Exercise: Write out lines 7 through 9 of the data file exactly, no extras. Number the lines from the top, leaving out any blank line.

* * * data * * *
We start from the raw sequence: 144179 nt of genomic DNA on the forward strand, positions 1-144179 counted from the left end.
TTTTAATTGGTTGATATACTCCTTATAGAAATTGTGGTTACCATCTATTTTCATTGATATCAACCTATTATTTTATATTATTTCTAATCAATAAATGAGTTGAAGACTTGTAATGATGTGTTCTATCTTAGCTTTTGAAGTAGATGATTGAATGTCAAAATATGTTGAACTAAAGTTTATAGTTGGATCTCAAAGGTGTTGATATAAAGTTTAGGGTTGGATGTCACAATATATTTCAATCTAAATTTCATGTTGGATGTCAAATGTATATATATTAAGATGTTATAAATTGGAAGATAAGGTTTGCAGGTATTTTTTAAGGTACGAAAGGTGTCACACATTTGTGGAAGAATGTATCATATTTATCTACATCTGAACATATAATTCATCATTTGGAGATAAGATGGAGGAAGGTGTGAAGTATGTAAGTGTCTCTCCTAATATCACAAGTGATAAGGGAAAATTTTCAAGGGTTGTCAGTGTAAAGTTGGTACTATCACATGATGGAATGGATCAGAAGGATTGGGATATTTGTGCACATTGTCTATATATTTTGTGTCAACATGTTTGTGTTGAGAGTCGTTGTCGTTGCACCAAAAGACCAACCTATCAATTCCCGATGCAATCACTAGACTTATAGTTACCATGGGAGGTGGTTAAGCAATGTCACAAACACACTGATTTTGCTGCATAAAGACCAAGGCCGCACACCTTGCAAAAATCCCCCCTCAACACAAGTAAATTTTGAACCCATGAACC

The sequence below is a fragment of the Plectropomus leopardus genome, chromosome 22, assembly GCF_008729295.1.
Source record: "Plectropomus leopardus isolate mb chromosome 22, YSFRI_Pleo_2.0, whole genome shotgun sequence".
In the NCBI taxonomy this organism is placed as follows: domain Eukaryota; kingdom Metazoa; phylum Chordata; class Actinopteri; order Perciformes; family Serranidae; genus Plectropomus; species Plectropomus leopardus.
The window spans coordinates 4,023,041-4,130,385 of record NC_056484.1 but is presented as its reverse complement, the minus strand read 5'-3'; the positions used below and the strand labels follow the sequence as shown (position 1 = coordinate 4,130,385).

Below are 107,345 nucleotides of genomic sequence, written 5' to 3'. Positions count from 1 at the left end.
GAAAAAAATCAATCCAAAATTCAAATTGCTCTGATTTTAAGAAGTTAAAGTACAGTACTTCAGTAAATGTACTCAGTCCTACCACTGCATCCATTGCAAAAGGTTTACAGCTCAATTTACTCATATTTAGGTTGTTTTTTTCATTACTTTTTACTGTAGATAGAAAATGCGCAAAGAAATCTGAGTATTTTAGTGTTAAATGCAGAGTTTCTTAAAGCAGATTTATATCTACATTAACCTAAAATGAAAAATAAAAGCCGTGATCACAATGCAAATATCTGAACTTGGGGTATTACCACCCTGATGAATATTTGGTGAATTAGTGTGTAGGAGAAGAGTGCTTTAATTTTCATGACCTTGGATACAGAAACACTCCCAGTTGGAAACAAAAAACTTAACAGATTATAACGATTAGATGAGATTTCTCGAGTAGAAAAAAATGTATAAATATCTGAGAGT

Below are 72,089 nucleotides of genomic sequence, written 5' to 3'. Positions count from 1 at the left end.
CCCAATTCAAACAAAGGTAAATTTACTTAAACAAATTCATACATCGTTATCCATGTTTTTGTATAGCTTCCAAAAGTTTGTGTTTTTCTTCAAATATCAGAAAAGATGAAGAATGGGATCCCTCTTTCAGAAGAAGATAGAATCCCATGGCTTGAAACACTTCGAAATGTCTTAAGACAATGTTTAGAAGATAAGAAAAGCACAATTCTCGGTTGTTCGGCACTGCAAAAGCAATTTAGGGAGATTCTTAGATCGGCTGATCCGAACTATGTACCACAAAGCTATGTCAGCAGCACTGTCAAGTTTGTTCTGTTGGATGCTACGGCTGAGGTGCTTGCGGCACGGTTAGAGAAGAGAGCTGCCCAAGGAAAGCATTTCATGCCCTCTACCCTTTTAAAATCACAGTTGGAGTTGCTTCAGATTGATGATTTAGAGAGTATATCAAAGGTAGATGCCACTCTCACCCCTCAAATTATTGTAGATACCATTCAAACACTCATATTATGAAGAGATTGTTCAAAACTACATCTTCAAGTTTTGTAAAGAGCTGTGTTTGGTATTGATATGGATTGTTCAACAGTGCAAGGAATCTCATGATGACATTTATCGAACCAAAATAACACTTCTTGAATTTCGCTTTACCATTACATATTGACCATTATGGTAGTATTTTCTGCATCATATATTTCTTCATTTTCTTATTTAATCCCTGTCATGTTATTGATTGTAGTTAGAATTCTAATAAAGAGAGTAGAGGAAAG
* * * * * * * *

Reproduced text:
Below are 107,345 nucleotides of genomic sequence, written 5' to 3'. Positions count from 1 at the left end.
GAAAAAAATCAATCCAAAATTCAAATTGCTCTGATTTTAAGAAGTTAAAGTACAGTACTTCAGTAAATGTACTCAGTCCTACCACTGCATCCATTGCAAAAGGTTTACAGCTCAATTTACTCATATTTAGGTTGTTTTTTTCATTACTTTTTACTGTAGATAGAAAATGCGCAAAGAAATCTGAGTATTTTAGTGTTAAATGCAGAGTTTCTTAAAGCAGATTTATATCTACATTAACCTAAAATGAAAAATAAAAGCCGTGATCACAATGCAAATATCTGAACTTGGGGTATTACCACCCTGATGAATATTTGGTGAATTAGTGTGTAGGAGAAGAGTGCTTTAATTTTCATGACCTTGGATACAGAAACACTCCCAGTTGGAAACAAAAAACTTAACAGATTATAACGATTAGATGAGATTTCTCGAGTAGAAAAAAATGTATAAATATCTGAGAGT

Below are 72,089 nucleotides of genomic sequence, written 5' to 3'. Positions count from 1 at the left end.